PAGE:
San Bernardino County has booming logistics industry and nation’s worst ozone pollution. Someone has been pulling the emergency brakes on New York trains, delaying or cancelling over 747 of them. See the invisible city under Paris.
The town choking on online shopping: San Bernardino County is home to one of the nation’s hubs of warehousing and goods distribution. It is also ranked the worse in the nation for ozone pollution. Annually, tens of billions of dollars of imported goods pass through San Bernardino and neighboring Riverside counties, increasing transportation emissions and pollution which are then trapped by coastal winds. Grassroots activists say the gains aren’t worth the health risk. (Justine Calma | Grist)
New York’s brake-pulling subway villain: Someone in New York has been pulling emergency brakes on New York City subway trains, only to be seen escaping onto the tracks and dashing down tunnels. Since March, 747 trains have been delayed or cancelled due to service disruptions from people pulling the brakes when there wasn’t an emergency. (Aaron Gordon | Jalopnik)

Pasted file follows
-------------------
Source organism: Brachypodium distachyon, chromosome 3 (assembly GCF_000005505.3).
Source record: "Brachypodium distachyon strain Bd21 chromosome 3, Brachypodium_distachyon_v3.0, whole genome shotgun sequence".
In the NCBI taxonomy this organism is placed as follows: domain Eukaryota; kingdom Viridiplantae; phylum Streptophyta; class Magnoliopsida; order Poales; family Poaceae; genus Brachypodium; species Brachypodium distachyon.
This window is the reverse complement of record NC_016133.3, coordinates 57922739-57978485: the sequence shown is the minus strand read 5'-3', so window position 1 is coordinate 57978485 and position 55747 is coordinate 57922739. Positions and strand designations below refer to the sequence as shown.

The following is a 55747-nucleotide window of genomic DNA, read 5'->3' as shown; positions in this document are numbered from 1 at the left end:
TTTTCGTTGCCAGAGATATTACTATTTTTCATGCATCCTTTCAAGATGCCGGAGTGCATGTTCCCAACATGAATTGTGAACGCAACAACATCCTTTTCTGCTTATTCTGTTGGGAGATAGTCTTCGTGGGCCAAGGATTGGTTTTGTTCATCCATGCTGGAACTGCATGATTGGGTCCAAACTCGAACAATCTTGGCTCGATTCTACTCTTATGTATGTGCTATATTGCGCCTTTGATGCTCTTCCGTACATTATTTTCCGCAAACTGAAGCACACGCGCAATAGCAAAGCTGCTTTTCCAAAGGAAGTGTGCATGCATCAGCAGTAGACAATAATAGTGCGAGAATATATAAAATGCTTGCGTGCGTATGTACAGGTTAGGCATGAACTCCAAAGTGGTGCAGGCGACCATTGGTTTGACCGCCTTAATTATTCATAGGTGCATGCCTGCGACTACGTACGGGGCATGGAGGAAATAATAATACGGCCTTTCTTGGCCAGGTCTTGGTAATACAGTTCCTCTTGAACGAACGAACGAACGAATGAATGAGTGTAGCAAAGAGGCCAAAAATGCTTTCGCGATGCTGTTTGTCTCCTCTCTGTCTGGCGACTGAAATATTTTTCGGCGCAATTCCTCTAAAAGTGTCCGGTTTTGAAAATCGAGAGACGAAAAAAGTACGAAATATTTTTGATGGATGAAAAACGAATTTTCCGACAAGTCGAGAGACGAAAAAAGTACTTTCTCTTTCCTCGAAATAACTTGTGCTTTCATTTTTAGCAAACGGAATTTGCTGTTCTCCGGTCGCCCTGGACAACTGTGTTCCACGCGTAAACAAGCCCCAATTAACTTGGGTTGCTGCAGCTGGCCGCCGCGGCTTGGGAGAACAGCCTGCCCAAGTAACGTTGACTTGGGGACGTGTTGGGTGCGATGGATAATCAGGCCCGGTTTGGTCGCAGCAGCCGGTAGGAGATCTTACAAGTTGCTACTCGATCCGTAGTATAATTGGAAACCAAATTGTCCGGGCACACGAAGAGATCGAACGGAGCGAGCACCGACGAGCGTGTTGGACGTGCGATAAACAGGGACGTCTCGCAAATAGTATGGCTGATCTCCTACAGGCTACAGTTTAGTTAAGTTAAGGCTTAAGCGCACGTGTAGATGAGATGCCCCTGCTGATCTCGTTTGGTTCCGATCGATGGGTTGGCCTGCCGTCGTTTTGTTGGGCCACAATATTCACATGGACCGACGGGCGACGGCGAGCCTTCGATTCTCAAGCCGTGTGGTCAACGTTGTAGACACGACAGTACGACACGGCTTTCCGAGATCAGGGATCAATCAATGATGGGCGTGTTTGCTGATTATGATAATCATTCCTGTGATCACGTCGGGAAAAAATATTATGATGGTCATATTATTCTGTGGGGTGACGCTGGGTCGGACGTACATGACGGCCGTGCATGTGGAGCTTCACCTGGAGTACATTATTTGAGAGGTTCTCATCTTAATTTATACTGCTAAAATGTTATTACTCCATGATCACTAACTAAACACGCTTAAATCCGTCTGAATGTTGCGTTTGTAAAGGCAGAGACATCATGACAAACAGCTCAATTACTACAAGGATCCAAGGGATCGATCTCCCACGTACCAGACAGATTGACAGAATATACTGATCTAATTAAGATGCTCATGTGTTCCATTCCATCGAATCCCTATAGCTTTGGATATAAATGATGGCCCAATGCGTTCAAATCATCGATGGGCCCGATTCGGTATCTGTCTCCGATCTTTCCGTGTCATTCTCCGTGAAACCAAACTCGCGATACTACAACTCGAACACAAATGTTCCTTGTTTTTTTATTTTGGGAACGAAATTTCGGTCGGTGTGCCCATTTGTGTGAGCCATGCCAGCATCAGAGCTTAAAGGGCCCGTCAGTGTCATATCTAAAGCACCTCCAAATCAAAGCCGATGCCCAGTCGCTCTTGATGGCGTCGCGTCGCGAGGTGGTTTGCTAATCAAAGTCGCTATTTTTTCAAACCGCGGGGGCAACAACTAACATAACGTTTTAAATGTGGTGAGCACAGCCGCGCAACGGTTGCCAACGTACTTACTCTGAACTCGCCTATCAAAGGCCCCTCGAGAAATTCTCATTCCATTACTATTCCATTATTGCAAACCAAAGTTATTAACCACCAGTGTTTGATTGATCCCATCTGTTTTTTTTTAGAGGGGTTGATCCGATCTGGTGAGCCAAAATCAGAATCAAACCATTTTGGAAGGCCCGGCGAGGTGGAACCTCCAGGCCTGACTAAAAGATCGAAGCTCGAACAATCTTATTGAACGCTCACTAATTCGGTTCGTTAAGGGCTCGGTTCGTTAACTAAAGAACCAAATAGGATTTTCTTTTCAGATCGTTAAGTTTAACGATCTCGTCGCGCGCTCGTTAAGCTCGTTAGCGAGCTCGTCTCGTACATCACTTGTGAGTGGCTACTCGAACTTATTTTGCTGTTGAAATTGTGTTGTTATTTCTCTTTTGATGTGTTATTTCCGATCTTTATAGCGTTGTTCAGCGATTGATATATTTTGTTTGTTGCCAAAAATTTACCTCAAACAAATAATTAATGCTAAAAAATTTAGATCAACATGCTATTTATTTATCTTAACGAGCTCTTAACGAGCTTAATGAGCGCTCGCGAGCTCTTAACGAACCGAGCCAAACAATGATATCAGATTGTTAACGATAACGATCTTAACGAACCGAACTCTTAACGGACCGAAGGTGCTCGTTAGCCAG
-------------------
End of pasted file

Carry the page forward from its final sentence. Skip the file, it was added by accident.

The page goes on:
The invisible city beneath Paris: Robert Macfarlane describes his journey into an invisible city in southern Paris containing more than 200 miles of galleries, rooms, and chambers. The network comes from Paris’ history of underground stone quarrying, dating as far back as the 13th Century. In the 18th Century the unregulated tunneling caused sinkholes, and the city began mapping its underground counterpart. Exploring these tunnels and most of the catacombs is illegal, but a community has formed for their restoration, preservation, and mapping. (Robert Macfarlane | The New Yorker)
Portland launches a controversial software modeling project: Portland has started using a mobility modeling software called Replica from Alphabet-owned Sidewalk Labs. The massive dataset allows transportation and urban planners to query commuting and congestion data created to replicate real people. Residents are skeptical about how the data will be used. (Kate Kaye | GeekWire)
Building a town from scratch: Knight Kiplinger aims to build a city of 10,000 people on 1,000 acres of Florida farmland. The development, Pineland Prairie, will be built in some of the state’s most anti-development counties. Kiplinger persuaded local leaders to change the county’s official planning policy through years of donations and support. The development will go forward, and it may change residents’ way of life. (Thomas Heath | Washington Post)
Quote of the Week
“When we began this project four years ago, many of us wouldn’t have thought we’d be standing here today flying UAVs with advanced drone systems off high-rise buildings.”
Chris Walach in an AP article about how NASA is testing urban drone flight control in Reno Nevada.
This week on the podcast, Stephen Smyth of Coord discusses curb space and the future of cities.